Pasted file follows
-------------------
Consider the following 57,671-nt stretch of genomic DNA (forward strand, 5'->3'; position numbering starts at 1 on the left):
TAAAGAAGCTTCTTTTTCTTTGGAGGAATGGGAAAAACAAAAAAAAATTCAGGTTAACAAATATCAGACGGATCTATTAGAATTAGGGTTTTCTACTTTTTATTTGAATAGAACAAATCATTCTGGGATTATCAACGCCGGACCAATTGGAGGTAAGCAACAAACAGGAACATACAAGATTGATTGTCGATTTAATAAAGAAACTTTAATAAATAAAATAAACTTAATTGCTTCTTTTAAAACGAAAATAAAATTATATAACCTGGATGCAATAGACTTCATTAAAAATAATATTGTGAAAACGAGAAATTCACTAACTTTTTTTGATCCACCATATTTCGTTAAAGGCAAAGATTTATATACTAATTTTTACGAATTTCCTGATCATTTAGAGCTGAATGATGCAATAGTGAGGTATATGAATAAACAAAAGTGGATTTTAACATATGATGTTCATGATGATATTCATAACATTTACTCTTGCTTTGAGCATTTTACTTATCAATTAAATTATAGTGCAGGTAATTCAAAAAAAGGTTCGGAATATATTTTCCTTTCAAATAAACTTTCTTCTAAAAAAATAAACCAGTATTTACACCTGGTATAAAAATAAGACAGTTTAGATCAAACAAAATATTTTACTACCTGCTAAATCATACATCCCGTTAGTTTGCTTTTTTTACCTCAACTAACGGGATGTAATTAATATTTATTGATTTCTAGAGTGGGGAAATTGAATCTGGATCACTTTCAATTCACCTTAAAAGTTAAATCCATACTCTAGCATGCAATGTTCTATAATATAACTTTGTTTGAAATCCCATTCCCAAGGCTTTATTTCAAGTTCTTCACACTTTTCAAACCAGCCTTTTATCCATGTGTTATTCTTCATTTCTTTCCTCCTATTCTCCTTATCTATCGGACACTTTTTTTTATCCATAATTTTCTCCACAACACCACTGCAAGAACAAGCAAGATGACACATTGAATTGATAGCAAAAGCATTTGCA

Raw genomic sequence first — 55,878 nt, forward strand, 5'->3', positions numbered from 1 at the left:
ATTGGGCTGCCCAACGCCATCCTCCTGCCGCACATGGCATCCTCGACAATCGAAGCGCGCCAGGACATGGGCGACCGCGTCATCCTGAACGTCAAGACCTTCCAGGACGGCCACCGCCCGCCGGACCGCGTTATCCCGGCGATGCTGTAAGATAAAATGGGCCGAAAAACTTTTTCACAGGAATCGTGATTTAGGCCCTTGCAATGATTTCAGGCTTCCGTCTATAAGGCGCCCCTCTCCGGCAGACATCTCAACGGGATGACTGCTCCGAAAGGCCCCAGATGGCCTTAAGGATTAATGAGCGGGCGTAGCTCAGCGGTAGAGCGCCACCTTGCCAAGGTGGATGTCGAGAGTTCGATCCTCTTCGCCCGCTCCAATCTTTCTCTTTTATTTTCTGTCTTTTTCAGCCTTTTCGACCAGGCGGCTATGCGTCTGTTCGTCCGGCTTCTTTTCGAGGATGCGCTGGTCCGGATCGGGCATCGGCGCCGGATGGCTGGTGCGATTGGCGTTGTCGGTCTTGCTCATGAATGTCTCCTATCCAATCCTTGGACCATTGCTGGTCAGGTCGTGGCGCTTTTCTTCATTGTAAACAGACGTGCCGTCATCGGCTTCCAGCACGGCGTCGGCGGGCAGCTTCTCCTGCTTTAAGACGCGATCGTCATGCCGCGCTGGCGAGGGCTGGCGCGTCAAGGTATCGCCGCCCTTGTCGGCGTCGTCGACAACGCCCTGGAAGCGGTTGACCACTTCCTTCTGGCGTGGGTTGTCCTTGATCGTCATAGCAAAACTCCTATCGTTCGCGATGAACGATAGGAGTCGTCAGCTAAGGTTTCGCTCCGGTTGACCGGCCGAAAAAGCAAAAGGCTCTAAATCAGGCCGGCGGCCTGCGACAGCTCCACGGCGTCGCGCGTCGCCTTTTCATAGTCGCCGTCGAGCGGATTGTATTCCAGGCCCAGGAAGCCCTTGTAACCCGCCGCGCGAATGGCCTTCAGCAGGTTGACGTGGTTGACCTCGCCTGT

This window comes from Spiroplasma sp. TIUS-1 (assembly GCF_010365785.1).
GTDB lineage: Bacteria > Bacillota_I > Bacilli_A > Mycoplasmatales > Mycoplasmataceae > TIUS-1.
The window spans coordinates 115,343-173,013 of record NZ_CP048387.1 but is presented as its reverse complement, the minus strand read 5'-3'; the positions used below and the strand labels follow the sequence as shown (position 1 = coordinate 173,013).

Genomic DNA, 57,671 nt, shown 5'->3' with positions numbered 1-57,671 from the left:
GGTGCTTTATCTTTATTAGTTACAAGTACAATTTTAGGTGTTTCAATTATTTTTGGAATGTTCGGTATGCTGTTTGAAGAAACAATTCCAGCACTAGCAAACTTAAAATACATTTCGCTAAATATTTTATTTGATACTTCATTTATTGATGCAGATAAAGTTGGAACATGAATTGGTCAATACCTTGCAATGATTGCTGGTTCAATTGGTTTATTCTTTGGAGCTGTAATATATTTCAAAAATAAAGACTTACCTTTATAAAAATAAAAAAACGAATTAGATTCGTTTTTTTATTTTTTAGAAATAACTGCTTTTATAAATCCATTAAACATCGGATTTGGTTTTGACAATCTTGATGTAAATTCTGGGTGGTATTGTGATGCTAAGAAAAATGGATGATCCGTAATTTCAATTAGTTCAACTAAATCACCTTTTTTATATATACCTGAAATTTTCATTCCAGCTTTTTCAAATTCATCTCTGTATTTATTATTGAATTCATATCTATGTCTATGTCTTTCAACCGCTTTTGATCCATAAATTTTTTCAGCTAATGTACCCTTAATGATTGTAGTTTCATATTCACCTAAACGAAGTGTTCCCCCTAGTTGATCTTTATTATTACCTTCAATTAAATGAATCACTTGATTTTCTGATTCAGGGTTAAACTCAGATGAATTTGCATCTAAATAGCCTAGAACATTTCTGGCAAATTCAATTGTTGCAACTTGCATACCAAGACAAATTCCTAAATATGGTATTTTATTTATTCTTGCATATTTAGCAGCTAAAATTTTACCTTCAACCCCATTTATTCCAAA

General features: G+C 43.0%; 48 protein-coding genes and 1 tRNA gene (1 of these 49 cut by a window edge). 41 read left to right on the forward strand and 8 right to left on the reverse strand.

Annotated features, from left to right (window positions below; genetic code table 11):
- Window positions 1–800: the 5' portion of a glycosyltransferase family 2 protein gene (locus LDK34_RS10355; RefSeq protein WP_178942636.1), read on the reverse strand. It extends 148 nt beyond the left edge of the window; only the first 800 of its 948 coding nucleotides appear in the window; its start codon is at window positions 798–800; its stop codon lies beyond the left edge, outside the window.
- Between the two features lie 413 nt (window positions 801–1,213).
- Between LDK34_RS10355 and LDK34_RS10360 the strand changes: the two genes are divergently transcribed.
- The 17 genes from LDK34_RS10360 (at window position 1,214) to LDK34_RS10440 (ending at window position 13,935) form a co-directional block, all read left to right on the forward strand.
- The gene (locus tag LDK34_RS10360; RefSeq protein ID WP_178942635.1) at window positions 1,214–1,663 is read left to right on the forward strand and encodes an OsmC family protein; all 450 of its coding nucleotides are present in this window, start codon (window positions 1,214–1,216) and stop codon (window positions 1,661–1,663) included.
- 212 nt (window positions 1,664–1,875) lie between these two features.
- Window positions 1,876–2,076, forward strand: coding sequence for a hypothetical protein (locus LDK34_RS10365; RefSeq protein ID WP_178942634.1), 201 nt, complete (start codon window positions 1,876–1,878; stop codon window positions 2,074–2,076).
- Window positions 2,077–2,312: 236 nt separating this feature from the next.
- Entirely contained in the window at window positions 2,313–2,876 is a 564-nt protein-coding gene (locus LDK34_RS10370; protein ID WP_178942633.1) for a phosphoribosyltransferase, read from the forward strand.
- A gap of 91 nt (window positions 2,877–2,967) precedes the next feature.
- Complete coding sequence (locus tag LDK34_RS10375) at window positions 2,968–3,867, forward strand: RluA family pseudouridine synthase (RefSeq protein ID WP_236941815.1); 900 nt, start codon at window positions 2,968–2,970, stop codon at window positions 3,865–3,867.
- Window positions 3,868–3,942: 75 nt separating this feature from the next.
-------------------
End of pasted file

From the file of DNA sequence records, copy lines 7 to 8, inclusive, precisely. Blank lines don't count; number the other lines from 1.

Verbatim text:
The window spans coordinates 115,343-173,013 of record NZ_CP048387.1 but is presented as its reverse complement, the minus strand read 5'-3'; the positions used below and the strand labels follow the sequence as shown (position 1 = coordinate 173,013).

Genomic DNA, 57,671 nt, shown 5'->3' with positions numbered 1-57,671 from the left: